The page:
So I had lots of photos I wanted to pick including some adorable ones of the seals we saw also in St Ives. The sea there forming a perfect habitat for them.

But in the end I chose this one which I think of as 'A Glimpse of the Ocean'. Before we got down to the main part of the beach, we spotted this gap between the walls and rocks and it gave us promise and hope of what was out there.

I love the contrast between the darkness of the rocks and the bright blue sea beyond. And then there's the hues of blue and green in-between.

Regular readers of our blog will probably have spotted me mention on more than one occasion that I grew up by the sea and it means so much to me. As a child it was a place to escape to - whatever the season, whatever the weather - in fact the stormier the better as far as I was concerned.

The sea was a place that was reliable - it was always there. Yet at the same time unpredictable and changing - like having a volatile personality. It was at the same time both a calming place to be (yes even in the stormy weather) and an exciting place to be - How I loved finding 'treasures' that had been spat out by the sea after high tides and storms.

It was a place of discovery where you never got bored.

And because the ocean means so much to me, whenever I get a glimpse of the ocean - my heart fills with excitement, hope and memories.

As we no longer live near the sea, I try to make those moments matter whenever I take the kids to see the ocean and I hope that one day, they will love the ocean as much as I do.

Day 10 of our road trip - Spending a day in Liverpool

It's 6am and me and Miss T have just been awoken by the sound of a lad returning home from a night out belting out 'we all live in a yellow submarine' at the top of his lungs. Perils of being right in the centre of things I guess.
This Beatles picture was made of jellybeans!
Last night the wind and rain picked up and although movement on the boat was still minimal, the wind knocked over the chair outside so we got up in the middle of the night to bring that in so it didn't go flying off into the water.

We are finding ourselves very grateful for the washing facilities here. There is a washing machine and dryer and having been on the road for over a week, the kids were starting to run low on pants and socks. (To put things in context we usually do at least one load of washing everyday at home so we really had got to the stage of needing to wash some clothes!)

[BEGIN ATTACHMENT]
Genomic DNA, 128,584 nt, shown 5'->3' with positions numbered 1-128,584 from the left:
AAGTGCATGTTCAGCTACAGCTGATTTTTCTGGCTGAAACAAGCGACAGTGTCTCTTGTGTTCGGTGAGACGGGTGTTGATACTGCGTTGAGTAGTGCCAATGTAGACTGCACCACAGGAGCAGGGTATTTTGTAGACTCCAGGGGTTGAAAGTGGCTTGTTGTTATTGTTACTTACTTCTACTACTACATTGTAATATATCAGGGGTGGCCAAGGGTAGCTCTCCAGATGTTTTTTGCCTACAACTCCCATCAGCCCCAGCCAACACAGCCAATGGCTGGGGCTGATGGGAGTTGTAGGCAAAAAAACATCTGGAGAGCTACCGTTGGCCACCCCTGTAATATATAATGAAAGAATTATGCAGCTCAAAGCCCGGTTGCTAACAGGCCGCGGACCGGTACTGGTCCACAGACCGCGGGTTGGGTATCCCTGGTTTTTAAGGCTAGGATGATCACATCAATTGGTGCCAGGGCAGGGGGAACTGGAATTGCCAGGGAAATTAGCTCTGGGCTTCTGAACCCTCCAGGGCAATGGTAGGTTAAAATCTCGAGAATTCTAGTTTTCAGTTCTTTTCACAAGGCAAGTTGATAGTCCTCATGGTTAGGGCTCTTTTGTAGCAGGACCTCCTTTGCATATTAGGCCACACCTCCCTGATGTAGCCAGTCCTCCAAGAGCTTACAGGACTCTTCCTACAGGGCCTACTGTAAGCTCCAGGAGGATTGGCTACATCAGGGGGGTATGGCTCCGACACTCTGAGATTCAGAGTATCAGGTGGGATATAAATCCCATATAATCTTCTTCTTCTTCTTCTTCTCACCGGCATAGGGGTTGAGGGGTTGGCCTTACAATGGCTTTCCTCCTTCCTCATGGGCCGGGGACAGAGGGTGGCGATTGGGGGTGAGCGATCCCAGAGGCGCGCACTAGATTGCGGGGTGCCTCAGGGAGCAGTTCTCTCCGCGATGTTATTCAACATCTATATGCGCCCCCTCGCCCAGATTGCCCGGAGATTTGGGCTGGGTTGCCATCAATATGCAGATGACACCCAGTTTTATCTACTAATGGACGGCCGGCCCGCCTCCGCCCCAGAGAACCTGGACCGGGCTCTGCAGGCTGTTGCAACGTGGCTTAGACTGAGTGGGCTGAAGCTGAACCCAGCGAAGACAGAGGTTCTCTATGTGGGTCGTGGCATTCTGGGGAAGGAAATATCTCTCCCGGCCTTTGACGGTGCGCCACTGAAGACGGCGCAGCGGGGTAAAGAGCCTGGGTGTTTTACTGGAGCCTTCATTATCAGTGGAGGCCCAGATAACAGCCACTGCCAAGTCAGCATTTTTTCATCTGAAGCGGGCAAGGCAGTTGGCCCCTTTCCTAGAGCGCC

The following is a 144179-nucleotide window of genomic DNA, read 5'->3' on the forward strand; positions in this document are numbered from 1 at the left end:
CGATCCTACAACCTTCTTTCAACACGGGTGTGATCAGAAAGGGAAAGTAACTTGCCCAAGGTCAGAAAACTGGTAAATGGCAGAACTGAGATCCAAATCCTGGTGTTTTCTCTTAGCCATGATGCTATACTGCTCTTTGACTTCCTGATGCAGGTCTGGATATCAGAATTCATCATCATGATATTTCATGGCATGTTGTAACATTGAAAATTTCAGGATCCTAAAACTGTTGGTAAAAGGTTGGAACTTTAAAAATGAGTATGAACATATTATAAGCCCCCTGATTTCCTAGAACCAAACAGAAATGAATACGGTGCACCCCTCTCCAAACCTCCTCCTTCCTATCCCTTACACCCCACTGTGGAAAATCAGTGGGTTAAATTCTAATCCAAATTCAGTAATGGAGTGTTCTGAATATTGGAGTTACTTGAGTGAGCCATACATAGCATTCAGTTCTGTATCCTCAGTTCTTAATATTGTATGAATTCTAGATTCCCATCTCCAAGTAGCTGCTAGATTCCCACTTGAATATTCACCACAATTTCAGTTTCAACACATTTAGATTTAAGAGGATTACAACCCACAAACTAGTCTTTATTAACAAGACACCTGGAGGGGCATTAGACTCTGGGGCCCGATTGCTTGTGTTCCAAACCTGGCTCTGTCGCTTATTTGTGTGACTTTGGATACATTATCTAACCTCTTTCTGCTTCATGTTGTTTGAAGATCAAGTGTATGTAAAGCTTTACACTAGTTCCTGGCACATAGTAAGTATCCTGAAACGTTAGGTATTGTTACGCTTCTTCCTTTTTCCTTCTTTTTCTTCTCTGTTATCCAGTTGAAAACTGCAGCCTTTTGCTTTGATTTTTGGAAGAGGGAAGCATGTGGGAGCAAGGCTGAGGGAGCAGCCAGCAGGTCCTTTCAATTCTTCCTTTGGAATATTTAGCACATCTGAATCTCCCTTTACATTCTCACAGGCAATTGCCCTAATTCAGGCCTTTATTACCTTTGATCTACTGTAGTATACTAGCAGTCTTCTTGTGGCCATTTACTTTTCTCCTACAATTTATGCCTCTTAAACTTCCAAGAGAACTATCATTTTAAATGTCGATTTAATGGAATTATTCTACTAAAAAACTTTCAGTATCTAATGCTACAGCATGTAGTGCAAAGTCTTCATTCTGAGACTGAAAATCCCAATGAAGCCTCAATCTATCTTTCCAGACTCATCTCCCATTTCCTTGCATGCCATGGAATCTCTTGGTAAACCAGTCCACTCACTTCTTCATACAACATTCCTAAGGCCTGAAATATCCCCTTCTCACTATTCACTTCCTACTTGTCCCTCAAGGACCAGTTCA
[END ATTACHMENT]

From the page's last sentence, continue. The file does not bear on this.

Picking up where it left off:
It is now 10pm and a quiet moment to reflect upon our busy day...

We weren't sure quite where to start with sightseeing in Liverpool because there is so much to see and do here. The rain soon cleared up and the Albert dock area has so much to offer that we decided not to go too far afield.
We headed across the Albert Dock and went to the Liverpool Maritime Museum. We ended up staying there pretty much all day. It is free admission like many of the London museums but what we saw there was very different to any museums we've been to before.
Dressing up ready to board the Titanic
Miss T dresses ready for a journey on the Titanic - but manages to look like a cute version of a weeping angel!
We spent a fair while looking at the Titanic history and the links with Liverpool there along with other ships linked to Liverpool. We learnt about imports and exports and the role ships played during the Second World War.
The 'Seized' gallery was really fascinating showing items seized at customs over the years.
D enjoys the views from the Dining room restaurant
We had lunch in the 'Dining room' restaurant on the top floor which has great views over the docks.
There was a sniffer dog demonstration with Archie who is one of the sniffer dogs at Manchester airport. The kids really enjoyed that and got to stroke Archie at the end.
The 3rd floor was dedicated to a slavery museum with lots of thought-provoking displays. There was also badge making and a kids area there too.

We popped across to the Museum of Liverpool which was just a few minutes away and got to have a speedy look around there before closing time.

Another simple dinner picked up from Tesco express to enjoy on the boat, then an early night for Miss T after she'd had a major tiredness tantrum earlier in the day.

We let the boys stay up late to watch Smurfs2 which was showing on Sky. They watched it in their bedroom, whilst we watched it while packing our suitcases in the living area.

Off to Leeds tomorrow. Night night.
Miss T bought a little parrot called 'Little one' with her pocket money
'Pirate' the Parrot which D bought from the gift shop at the Maritime Museum
Written up on Thursday 28th August 2014 in Liverpool. This stay was day 10 of our Laterooms.com #52Sleeps roadtrip. Find out more here